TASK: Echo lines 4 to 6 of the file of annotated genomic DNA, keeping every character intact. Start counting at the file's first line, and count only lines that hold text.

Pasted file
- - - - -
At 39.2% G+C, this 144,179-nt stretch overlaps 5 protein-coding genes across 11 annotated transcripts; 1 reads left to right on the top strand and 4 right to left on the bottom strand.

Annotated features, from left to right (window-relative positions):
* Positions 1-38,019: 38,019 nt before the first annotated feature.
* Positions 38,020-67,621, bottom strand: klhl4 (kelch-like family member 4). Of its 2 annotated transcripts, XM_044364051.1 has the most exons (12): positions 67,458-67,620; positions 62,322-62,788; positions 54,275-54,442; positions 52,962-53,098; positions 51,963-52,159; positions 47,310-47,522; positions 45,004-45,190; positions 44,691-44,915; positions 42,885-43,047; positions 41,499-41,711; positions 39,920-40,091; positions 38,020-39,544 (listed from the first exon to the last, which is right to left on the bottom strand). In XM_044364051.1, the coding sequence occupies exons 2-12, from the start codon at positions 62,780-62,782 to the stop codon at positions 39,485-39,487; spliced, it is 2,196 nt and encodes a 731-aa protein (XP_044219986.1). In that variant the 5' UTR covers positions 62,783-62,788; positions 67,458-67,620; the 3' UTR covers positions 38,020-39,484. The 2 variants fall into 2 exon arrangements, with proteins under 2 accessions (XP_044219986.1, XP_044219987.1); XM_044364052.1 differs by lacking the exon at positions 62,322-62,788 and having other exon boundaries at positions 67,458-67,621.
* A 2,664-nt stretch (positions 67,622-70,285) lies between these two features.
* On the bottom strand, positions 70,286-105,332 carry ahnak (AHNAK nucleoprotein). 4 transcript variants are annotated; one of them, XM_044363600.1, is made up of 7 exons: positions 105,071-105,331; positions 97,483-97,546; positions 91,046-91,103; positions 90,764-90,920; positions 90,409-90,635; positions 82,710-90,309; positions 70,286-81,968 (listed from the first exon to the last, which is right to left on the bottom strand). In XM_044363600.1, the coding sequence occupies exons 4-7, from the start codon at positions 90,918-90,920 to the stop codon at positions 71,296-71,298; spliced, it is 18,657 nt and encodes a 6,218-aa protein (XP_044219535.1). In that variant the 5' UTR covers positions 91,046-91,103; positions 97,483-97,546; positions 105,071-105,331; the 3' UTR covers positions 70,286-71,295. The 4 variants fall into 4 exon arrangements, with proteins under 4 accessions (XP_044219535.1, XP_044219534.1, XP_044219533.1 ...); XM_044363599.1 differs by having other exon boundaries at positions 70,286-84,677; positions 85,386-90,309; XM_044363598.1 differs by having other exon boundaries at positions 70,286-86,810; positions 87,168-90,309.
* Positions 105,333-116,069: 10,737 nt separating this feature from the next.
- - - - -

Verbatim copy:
* Positions 38,020-67,621, bottom strand: klhl4 (kelch-like family member 4). Of its 2 annotated transcripts, XM_044364051.1 has the most exons (12): positions 67,458-67,620; positions 62,322-62,788; positions 54,275-54,442; positions 52,962-53,098; positions 51,963-52,159; positions 47,310-47,522; positions 45,004-45,190; positions 44,691-44,915; positions 42,885-43,047; positions 41,499-41,711; positions 39,920-40,091; positions 38,020-39,544 (listed from the first exon to the last, which is right to left on the bottom strand). In XM_044364051.1, the coding sequence occupies exons 2-12, from the start codon at positions 62,780-62,782 to the stop codon at positions 39,485-39,487; spliced, it is 2,196 nt and encodes a 731-aa protein (XP_044219986.1). In that variant the 5' UTR covers positions 62,783-62,788; positions 67,458-67,620; the 3' UTR covers positions 38,020-39,484. The 2 variants fall into 2 exon arrangements, with proteins under 2 accessions (XP_044219986.1, XP_044219987.1); XM_044364052.1 differs by lacking the exon at positions 62,322-62,788 and having other exon boundaries at positions 67,458-67,621.
* A 2,664-nt stretch (positions 67,622-70,285) lies between these two features.
* On the bottom strand, positions 70,286-105,332 carry ahnak (AHNAK nucleoprotein). 4 transcript variants are annotated; one of them, XM_044363600.1, is made up of 7 exons: positions 105,071-105,331; positions 97,483-97,546; positions 91,046-91,103; positions 90,764-90,920; positions 90,409-90,635; positions 82,710-90,309; positions 70,286-81,968 (listed from the first exon to the last, which is right to left on the bottom strand). In XM_044363600.1, the coding sequence occupies exons 4-7, from the start codon at positions 90,918-90,920 to the stop codon at positions 71,296-71,298; spliced, it is 18,657 nt and encodes a 6,218-aa protein (XP_044219535.1). In that variant the 5' UTR covers positions 91,046-91,103; positions 97,483-97,546; positions 105,071-105,331; the 3' UTR covers positions 70,286-71,295. The 4 variants fall into 4 exon arrangements, with proteins under 4 accessions (XP_044219535.1, XP_044219534.1, XP_044219533.1 ...); XM_044363599.1 differs by having other exon boundaries at positions 70,286-84,677; positions 85,386-90,309; XM_044363598.1 differs by having other exon boundaries at positions 70,286-86,810; positions 87,168-90,309.